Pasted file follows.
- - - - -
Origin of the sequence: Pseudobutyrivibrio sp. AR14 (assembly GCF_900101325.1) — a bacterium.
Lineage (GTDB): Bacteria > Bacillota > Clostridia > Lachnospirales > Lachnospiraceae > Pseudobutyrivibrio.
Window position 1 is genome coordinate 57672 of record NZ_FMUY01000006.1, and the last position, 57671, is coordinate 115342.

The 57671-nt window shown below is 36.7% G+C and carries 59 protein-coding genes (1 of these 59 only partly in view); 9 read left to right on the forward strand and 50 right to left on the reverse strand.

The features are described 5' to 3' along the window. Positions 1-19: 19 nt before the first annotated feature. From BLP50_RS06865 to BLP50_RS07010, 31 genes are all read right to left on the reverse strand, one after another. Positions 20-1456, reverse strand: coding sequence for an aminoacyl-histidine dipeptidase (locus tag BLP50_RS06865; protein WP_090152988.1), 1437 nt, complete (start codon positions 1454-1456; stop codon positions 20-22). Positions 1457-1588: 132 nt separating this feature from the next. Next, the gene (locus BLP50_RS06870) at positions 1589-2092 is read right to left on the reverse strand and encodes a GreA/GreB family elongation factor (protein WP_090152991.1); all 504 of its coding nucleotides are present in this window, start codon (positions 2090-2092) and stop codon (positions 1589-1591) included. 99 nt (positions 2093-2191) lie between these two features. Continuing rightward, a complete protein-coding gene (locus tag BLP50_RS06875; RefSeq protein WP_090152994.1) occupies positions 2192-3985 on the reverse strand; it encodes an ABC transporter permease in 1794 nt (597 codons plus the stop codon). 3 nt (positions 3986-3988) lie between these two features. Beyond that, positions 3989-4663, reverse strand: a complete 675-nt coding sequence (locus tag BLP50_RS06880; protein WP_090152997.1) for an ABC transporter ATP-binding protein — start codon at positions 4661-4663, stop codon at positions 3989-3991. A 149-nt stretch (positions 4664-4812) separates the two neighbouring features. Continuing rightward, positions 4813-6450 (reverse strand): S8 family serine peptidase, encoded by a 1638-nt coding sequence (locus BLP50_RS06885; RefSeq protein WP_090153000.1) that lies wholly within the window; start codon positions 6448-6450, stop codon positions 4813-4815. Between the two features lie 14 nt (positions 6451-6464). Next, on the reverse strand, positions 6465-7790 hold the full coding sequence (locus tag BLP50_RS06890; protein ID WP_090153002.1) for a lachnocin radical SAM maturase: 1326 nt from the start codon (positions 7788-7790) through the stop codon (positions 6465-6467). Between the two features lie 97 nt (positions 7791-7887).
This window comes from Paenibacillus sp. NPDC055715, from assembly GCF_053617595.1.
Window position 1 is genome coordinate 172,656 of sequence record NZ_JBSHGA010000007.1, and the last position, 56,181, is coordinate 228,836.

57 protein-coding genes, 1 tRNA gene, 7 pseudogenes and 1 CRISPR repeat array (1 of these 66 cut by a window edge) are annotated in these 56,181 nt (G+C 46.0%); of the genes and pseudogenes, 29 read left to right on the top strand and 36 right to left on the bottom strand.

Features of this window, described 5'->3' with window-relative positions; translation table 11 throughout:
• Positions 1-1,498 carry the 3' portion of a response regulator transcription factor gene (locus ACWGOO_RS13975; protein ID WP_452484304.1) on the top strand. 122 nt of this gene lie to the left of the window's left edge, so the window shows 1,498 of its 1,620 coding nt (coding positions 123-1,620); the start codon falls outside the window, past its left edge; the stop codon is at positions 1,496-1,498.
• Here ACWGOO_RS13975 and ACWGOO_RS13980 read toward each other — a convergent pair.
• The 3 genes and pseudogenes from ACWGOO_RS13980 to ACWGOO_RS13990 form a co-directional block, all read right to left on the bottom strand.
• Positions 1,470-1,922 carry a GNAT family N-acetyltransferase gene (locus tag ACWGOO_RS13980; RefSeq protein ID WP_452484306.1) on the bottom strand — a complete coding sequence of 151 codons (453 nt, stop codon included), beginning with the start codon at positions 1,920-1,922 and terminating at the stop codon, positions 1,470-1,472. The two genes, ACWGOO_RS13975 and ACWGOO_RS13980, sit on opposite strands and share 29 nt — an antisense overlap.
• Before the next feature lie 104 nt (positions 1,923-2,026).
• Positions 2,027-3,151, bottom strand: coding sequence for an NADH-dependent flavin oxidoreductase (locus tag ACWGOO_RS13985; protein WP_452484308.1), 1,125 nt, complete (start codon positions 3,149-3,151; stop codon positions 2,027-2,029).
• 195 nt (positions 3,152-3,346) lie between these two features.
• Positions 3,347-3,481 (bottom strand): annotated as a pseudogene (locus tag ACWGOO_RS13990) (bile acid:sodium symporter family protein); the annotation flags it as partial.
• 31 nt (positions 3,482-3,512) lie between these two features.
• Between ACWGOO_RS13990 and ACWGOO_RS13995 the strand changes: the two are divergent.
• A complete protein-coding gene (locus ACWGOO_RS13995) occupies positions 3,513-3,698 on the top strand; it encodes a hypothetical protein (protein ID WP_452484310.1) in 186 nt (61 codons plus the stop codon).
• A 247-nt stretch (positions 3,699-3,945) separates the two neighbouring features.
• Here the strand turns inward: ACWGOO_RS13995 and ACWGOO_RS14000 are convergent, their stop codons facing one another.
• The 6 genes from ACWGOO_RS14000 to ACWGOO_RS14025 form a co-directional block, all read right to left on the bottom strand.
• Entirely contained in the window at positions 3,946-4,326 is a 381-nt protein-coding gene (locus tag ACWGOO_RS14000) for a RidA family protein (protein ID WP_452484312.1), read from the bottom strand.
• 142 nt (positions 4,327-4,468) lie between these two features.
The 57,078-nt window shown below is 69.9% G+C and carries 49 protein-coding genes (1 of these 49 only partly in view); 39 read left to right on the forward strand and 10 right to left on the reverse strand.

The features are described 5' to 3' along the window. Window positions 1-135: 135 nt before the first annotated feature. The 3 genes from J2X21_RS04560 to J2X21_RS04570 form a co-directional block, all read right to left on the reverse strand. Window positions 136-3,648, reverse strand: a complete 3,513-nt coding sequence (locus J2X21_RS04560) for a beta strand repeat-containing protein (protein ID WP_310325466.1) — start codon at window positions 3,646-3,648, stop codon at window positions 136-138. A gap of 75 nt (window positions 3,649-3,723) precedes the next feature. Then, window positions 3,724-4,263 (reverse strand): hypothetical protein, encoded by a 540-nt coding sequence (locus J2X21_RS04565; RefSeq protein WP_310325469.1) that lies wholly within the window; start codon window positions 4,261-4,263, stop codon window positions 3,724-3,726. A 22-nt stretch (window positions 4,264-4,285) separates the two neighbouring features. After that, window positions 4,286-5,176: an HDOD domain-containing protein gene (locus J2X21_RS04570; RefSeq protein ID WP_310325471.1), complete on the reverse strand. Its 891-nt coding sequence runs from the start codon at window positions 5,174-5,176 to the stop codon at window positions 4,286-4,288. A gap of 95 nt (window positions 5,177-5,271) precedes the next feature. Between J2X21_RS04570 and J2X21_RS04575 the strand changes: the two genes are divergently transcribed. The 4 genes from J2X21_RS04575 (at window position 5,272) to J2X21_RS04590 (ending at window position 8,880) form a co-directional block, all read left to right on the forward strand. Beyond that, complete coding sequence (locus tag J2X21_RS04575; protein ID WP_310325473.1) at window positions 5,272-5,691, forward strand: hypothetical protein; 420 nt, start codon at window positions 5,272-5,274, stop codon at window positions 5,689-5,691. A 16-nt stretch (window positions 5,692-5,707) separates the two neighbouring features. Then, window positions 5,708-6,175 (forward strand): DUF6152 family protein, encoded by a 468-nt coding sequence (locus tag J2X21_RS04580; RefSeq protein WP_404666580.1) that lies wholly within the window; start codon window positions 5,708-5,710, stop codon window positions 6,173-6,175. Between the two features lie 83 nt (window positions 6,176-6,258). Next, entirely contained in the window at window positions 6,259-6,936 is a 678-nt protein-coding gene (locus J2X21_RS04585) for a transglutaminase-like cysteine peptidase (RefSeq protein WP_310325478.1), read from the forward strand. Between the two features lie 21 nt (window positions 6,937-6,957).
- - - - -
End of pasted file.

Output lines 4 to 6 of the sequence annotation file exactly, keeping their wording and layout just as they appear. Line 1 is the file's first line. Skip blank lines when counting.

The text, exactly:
The 57671-nt window shown below is 36.7% G+C and carries 59 protein-coding genes (1 of these 59 only partly in view); 9 read left to right on the forward strand and 50 right to left on the reverse strand.

The features are described 5' to 3' along the window. Positions 1-19: 19 nt before the first annotated feature. From BLP50_RS06865 to BLP50_RS07010, 31 genes are all read right to left on the reverse strand, one after another. Positions 20-1456, reverse strand: coding sequence for an aminoacyl-histidine dipeptidase (locus tag BLP50_RS06865; protein WP_090152988.1), 1437 nt, complete (start codon positions 1454-1456; stop codon positions 20-22). Positions 1457-1588: 132 nt separating this feature from the next. Next, the gene (locus BLP50_RS06870) at positions 1589-2092 is read right to left on the reverse strand and encodes a GreA/GreB family elongation factor (protein WP_090152991.1); all 504 of its coding nucleotides are present in this window, start codon (positions 2090-2092) and stop codon (positions 1589-1591) included. 99 nt (positions 2093-2191) lie between these two features. Continuing rightward, a complete protein-coding gene (locus tag BLP50_RS06875; RefSeq protein WP_090152994.1) occupies positions 2192-3985 on the reverse strand; it encodes an ABC transporter permease in 1794 nt (597 codons plus the stop codon). 3 nt (positions 3986-3988) lie between these two features. Beyond that, positions 3989-4663, reverse strand: a complete 675-nt coding sequence (locus tag BLP50_RS06880; protein WP_090152997.1) for an ABC transporter ATP-binding protein — start codon at positions 4661-4663, stop codon at positions 3989-3991. A 149-nt stretch (positions 4664-4812) separates the two neighbouring features. Continuing rightward, positions 4813-6450 (reverse strand): S8 family serine peptidase, encoded by a 1638-nt coding sequence (locus BLP50_RS06885; RefSeq protein WP_090153000.1) that lies wholly within the window; start codon positions 6448-6450, stop codon positions 4813-4815. Between the two features lie 14 nt (positions 6451-6464). Next, on the reverse strand, positions 6465-7790 hold the full coding sequence (locus tag BLP50_RS06890; protein ID WP_090153002.1) for a lachnocin radical SAM maturase: 1326 nt from the start codon (positions 7788-7790) through the stop codon (positions 6465-6467). Between the two features lie 97 nt (positions 7791-7887).
This window comes from Paenibacillus sp. NPDC055715, from assembly GCF_053617595.1.